Interpretation of Mat 13:28


If God is almighty, why does the enemy has such an authority to putting the sons of devil in the world? Did God give an authority to the devil?
What’s your interpretation of this verse?



God did not give authority to the devil to do evil in the world. However, He permits the devil to do evil. But giving permission does not mean giving authority. To give the devil authority would mean giving him the right to do evil in the world. The devil has no such right and God did not give him the right to do evil. However, God allows him to do what he has no right to do. God allows him to cause suffering and tempt us because God wants to know if we would remain faithful to Him in spite of the sufferings. In this world we are being tested to see how much we love Him.



We find in Matthew 4:9, that the devil said to Jesus, “All these (kingdoms of the world) I will bestow on you if you prostrate yourself in homage before me.”

It seems the devil does have dominion over all the earth, to the extent that God permits it. But God is sovereign over all, and brings good out of evil, so we can always trust Him, for even the hairs of our head are numbered.

As far as the weeds being mingled with the wheat, the reason Jesus said to let them grow together, is that there is so little difference between the two that one may mistake a good plant for a weed. There are photos on the internet of both darnel and wheat, so you can see the difference. A person would have difficulty distinguishing which is the good plant, and might uproot it by mistake. It is said that one cannot tell the difference until it is fully grown.



So the devil has such a power, the world is under control and dominated by him? However the almighty God watching christians get ate by lions in Roman colosseum, or get tortured then killed throughout history? Even, in the current generation, some non christian people being the sandbags of the devil etc though.



Your question can be understood in two ways: either (a) How many different interpretations of this verse are possible? or (b) Which of these interpretations does the Catholic Church teach as its doctrine?

Question (b) is easily answered – you’ll find it in CCC 827. But if you mean (a), that would take longer.

827. "Christ, ‘holy, innocent, and undefiled,’ knew nothing of sin, but came only to expiate the sins of the people. the Church, however, clasping sinners to her bosom, at once holy and always in need of purification, follows constantly the path of penance and renewal."299 All members of the Church, including her ministers, must acknowledge that they are sinners.300 In everyone, the weeds of sin will still be mixed with the good wheat of the Gospel until the end of time.301 Hence the Church gathers sinners already caught up in Christ’s salvation but still on the way to holiness:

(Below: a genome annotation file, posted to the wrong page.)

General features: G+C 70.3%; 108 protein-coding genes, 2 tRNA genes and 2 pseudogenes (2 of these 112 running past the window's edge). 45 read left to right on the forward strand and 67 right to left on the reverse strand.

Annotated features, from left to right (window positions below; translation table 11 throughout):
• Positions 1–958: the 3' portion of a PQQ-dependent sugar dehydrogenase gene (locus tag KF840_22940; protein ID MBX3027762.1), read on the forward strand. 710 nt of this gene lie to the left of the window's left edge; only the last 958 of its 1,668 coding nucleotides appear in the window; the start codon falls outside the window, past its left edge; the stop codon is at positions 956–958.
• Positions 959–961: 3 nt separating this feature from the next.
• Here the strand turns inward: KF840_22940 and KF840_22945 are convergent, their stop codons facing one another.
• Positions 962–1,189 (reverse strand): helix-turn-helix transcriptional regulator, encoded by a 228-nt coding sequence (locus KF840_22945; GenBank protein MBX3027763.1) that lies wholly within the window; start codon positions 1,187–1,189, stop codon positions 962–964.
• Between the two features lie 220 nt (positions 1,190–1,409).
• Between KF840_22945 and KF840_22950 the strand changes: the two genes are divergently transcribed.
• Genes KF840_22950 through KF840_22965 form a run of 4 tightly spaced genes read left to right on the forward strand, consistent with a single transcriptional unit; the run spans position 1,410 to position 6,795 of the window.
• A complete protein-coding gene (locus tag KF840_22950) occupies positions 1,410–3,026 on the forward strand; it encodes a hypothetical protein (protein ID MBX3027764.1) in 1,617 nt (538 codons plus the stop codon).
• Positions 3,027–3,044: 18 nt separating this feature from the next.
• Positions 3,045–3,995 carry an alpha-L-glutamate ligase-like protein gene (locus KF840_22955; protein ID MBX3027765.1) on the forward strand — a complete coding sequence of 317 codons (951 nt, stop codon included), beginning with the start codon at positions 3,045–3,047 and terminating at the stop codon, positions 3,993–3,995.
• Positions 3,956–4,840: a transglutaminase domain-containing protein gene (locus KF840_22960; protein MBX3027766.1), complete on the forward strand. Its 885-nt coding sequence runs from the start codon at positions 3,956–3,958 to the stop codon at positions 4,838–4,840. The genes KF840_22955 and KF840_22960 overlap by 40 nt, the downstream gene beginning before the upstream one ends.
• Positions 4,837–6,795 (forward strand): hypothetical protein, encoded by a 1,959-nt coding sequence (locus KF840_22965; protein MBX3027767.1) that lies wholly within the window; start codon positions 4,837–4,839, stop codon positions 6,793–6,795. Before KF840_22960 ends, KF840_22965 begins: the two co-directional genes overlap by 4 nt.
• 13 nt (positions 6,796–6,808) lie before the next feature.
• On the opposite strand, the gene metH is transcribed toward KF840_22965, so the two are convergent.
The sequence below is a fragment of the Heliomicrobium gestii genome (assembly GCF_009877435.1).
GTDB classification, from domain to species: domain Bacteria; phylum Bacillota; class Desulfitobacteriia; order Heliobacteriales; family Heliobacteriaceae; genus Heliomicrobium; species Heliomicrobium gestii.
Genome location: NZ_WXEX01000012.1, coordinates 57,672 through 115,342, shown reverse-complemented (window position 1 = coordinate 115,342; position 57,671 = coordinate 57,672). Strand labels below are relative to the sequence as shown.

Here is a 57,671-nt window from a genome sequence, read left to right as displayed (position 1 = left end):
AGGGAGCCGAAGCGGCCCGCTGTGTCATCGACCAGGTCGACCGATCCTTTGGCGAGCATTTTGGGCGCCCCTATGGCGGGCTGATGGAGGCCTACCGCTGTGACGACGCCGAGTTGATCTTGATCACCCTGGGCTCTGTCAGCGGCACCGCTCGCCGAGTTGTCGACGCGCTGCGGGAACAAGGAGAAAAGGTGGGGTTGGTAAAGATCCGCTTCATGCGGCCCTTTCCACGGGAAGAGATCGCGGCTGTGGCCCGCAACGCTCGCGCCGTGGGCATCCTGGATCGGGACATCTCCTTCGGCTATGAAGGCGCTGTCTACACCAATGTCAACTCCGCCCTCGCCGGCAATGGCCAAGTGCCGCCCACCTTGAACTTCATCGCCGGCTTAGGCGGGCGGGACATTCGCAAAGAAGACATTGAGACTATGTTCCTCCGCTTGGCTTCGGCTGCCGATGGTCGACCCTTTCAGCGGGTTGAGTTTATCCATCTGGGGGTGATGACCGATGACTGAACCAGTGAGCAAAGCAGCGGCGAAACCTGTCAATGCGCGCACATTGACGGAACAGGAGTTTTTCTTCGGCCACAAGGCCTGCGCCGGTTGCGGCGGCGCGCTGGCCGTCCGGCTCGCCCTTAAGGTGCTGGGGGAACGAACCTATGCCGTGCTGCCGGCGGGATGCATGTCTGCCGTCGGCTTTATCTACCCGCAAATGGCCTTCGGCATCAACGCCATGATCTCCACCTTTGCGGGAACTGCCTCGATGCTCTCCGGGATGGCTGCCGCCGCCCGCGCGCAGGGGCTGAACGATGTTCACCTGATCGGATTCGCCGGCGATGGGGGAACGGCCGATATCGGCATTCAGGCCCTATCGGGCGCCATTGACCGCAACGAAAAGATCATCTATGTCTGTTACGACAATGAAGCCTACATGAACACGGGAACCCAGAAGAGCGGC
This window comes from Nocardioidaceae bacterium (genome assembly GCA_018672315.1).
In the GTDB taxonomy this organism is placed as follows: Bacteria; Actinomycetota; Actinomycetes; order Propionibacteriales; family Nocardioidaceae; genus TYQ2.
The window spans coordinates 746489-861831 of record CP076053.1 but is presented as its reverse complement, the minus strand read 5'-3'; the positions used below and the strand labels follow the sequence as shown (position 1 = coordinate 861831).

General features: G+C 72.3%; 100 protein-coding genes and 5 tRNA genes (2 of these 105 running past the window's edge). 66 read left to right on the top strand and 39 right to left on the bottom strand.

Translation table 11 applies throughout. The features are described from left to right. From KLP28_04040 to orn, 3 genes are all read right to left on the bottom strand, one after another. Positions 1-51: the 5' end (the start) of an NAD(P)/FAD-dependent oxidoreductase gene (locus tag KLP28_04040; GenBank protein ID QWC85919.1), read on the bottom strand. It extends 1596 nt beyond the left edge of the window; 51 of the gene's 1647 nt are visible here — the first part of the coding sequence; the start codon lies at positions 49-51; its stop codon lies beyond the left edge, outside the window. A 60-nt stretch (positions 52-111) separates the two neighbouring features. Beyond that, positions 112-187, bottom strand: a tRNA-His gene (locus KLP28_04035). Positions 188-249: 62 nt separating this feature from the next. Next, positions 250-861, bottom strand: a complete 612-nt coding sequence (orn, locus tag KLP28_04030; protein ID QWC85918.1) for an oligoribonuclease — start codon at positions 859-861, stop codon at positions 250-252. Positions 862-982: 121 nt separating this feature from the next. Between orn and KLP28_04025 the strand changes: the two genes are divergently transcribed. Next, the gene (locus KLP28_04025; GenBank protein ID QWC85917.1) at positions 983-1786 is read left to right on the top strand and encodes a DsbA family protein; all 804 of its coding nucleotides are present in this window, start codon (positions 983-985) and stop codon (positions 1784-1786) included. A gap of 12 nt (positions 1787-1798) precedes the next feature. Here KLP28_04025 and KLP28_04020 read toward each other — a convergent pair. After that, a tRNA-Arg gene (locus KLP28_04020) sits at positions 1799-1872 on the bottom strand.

The Church is therefore holy, though having sinners in her midst, because she herself has no other life but the life of grace. If they live her life, her members are sanctified; if they move away from her life, they fall into sins and disorders that prevent the radiation of her sanctity. This is why she suffers and does penance for those offenses, of which she has the power to free her children through the blood of Christ and the gift of the Holy Spirit.[302]




For example John 14:30 says that the devil is the prince (or ruler) of this world. Or 1 John 5:19 says the whole world lies under the control of the wicked one. So therefore some churches say all governments are under the devil’s control, so we should not vote or fight in wars, etc.



So, according to CCC, the field mean the heart of people, the wheat is the Gospel and the weeds are sins? Interesting interpretation, but, isn’t it ignoring the 13:37-39?



Yes, unfortunately the devil is very powerful. And yes, God was watching when the lions devoured the Christians in the Roman Colosseum. But, as St. Augustine said, God would not permit this evil unless His omnipotence and goodness were such as to derive good even out of evil. And it is true. For, had the early Christians not been persecuted by the Romans, we would not see the glory of martyrdom. Actually, the martyrdom of the Christians was also the catalyst that contributed to the growth and spread of the infant church, because the more Christians were persecuted, the more pagans were converted to Christianity. Thus, Tertullian said that the blood of the martyrs was the seed of Christianity.

The field is the world of man or the heart of the people, as you said. The wheat (the good seed) is the gospel, or those who listen to the gospel (the sons of the kingdom), and the weeds are sin, or the sinners. I don’t think that Matt 13:37-39 was ignored, but the interpretation was stated slightly differently. Note, too, that the good seed was equated by Christ Himself to the gospel (Matt 13:19) in the Parable of the Sower, and He likened those who listen to the gospel with those who receive the seed in good ground.


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